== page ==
By Dr. Donna Powell & Dr. Renee M. Marchioni Beery at Gastro MD

Dating can be nerve-wracking, and it becomes increasingly more so when you have a condition like Irritable Bowel Syndrome (IBS). Living with IBS means constantly fearing flare-ups, especially in public. You have to avoid trigger foods, making it seem like you’re a picky eater. And even the anxiety of wanting the date to go well can trigger uncomfortable symptoms.

Discussing your gastrointestinal health isn’t exactly something you want to disclose to a potential new lover on your first date. And so you will likely hide it – which can put you in an uncomfortable position when your date suggests a restaurant or a dish that you know will likely trigger symptoms like gas, bloating, cramping, or diarrhea. Even after you’ve been on a few dates and gotten to know one another better, having a conversation about your condition doesn’t get much easier.

Because of the challenges and unpredictability of IBS, dating can be daunting. While these are the realities many people with IBS live with, we’re here to tell you that having IBS doesn’t mean giving up. Here’s how to deal with IBS:

Allow Yourself To Be “Picky”

There’s nothing wrong with being picky about your food, especially if it means saving yourself from the pain and discomfort of an IBS flare-up. Change the narrative on what it means to be picky from someone difficult to please or fussy to someone who is intentionally careful and selective.

Do Your Homework

As much as possible, agree on a restaurant before you go on your date so that you can look over the menu. They may recommend their favorite spot, or you can make a suggestion. Knowing where you will dine before the date allows you to research so you know what you can order and call ahead to see if they can make changes to the dish. You may even want to learn about how the establishment is laid out, so you know where the bathrooms are. Whether it’s going to the movies, an art museum, or a park – do your homework!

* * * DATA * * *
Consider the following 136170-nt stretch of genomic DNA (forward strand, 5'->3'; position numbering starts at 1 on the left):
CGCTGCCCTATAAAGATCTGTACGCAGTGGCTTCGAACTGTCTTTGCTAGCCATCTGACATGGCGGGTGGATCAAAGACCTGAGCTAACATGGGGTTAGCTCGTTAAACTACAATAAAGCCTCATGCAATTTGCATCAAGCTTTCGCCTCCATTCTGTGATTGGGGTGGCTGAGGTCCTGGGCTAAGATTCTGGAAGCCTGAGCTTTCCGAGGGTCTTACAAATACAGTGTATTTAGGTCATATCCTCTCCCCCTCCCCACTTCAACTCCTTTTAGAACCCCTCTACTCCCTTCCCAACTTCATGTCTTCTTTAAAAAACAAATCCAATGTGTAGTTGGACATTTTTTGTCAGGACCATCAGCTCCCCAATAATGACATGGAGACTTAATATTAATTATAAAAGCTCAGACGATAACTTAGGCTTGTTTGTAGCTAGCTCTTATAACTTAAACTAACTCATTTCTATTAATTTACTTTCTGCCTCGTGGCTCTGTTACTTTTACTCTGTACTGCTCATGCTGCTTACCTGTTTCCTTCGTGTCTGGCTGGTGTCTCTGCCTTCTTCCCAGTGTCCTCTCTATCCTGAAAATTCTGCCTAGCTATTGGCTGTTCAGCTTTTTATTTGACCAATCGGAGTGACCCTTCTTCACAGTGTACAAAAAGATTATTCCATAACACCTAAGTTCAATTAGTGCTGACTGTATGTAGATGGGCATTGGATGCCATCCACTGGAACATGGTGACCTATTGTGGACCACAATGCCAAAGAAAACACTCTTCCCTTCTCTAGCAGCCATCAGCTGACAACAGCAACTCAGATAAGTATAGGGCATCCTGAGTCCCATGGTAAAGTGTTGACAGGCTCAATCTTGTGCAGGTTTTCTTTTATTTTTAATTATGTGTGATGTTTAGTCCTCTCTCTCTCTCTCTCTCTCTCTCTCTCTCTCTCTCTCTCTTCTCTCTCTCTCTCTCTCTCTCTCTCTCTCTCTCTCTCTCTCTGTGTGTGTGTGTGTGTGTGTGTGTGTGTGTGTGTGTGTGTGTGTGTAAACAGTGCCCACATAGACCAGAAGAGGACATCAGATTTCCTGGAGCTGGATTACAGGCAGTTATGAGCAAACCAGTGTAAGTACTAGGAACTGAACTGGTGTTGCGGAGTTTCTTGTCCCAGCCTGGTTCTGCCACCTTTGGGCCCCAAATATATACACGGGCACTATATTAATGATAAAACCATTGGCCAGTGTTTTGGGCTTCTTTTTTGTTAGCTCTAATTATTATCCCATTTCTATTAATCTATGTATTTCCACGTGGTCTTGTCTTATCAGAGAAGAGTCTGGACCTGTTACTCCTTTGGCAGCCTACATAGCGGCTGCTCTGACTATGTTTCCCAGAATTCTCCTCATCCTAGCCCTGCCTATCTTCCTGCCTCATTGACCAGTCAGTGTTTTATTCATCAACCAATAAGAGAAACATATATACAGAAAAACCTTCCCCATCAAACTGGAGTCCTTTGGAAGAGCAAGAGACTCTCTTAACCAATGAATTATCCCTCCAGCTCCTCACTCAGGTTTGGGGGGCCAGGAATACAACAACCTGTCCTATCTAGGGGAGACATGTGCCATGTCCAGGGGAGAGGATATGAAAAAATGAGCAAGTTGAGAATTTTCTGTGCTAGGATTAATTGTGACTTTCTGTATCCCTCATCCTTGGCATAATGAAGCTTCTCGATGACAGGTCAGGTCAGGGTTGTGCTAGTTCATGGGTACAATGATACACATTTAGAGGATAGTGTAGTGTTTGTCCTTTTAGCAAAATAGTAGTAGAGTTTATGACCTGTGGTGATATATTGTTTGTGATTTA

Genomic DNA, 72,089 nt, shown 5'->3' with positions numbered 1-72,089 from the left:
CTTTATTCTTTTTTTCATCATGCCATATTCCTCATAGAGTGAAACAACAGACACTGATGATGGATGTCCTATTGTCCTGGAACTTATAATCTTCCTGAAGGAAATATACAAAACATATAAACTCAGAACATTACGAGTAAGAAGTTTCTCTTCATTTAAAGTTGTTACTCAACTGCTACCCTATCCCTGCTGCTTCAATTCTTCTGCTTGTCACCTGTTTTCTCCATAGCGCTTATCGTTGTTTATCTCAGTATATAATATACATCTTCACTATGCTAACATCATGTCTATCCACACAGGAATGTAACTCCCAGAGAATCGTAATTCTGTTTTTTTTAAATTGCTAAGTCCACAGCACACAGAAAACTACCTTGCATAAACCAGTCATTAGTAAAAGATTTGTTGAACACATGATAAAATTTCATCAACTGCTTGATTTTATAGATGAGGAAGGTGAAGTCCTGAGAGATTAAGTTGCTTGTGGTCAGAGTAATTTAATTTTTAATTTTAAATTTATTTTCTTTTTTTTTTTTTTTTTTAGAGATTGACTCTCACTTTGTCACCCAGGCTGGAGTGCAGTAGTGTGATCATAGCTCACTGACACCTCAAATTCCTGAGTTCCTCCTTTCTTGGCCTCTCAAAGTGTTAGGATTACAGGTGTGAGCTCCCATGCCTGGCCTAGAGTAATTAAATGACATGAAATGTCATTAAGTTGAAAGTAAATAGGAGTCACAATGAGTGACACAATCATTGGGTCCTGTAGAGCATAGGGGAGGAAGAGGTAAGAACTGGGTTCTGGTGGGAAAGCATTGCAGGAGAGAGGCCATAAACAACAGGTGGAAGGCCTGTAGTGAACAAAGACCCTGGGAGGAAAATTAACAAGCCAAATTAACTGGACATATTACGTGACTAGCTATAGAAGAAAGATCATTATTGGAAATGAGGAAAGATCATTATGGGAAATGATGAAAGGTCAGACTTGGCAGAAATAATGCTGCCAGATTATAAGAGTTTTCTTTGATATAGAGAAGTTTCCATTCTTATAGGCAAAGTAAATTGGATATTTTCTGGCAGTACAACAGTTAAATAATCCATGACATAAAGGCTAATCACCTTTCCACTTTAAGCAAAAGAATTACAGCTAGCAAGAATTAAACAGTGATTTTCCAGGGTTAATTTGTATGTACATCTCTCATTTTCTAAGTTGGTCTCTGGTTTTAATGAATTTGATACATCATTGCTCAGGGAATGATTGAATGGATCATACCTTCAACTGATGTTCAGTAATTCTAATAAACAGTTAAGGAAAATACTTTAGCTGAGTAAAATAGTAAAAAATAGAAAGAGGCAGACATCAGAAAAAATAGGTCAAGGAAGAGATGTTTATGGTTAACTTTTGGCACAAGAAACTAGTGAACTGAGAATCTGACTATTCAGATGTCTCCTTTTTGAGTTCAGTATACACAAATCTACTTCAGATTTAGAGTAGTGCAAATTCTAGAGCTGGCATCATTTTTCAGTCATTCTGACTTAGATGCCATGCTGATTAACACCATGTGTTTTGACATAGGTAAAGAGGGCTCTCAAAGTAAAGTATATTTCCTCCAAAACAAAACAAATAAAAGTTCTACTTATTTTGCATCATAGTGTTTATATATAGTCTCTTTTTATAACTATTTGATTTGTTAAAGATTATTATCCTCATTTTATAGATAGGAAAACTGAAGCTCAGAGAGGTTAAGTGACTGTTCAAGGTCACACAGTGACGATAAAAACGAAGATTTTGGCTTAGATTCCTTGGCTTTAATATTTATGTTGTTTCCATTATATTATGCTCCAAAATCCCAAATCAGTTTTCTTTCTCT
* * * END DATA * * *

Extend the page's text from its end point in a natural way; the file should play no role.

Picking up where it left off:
Choose The Right Words

You may feel ready and comfortable enough to talk about your IBS at some point. A great way to discuss your condition could be, “I have diet restrictions due to my GI issues” or “my stomach can’t handle certain foods.”
If IBS is new to you and you’re still finding it challenging to navigate life, especially dating, contact Gastro of Greater Orlando. We are a cutting-edge clinical gastroenterology practice that sets the standard in digestive health care.Preventing, Diagnosing, and Treating Hemorrhoids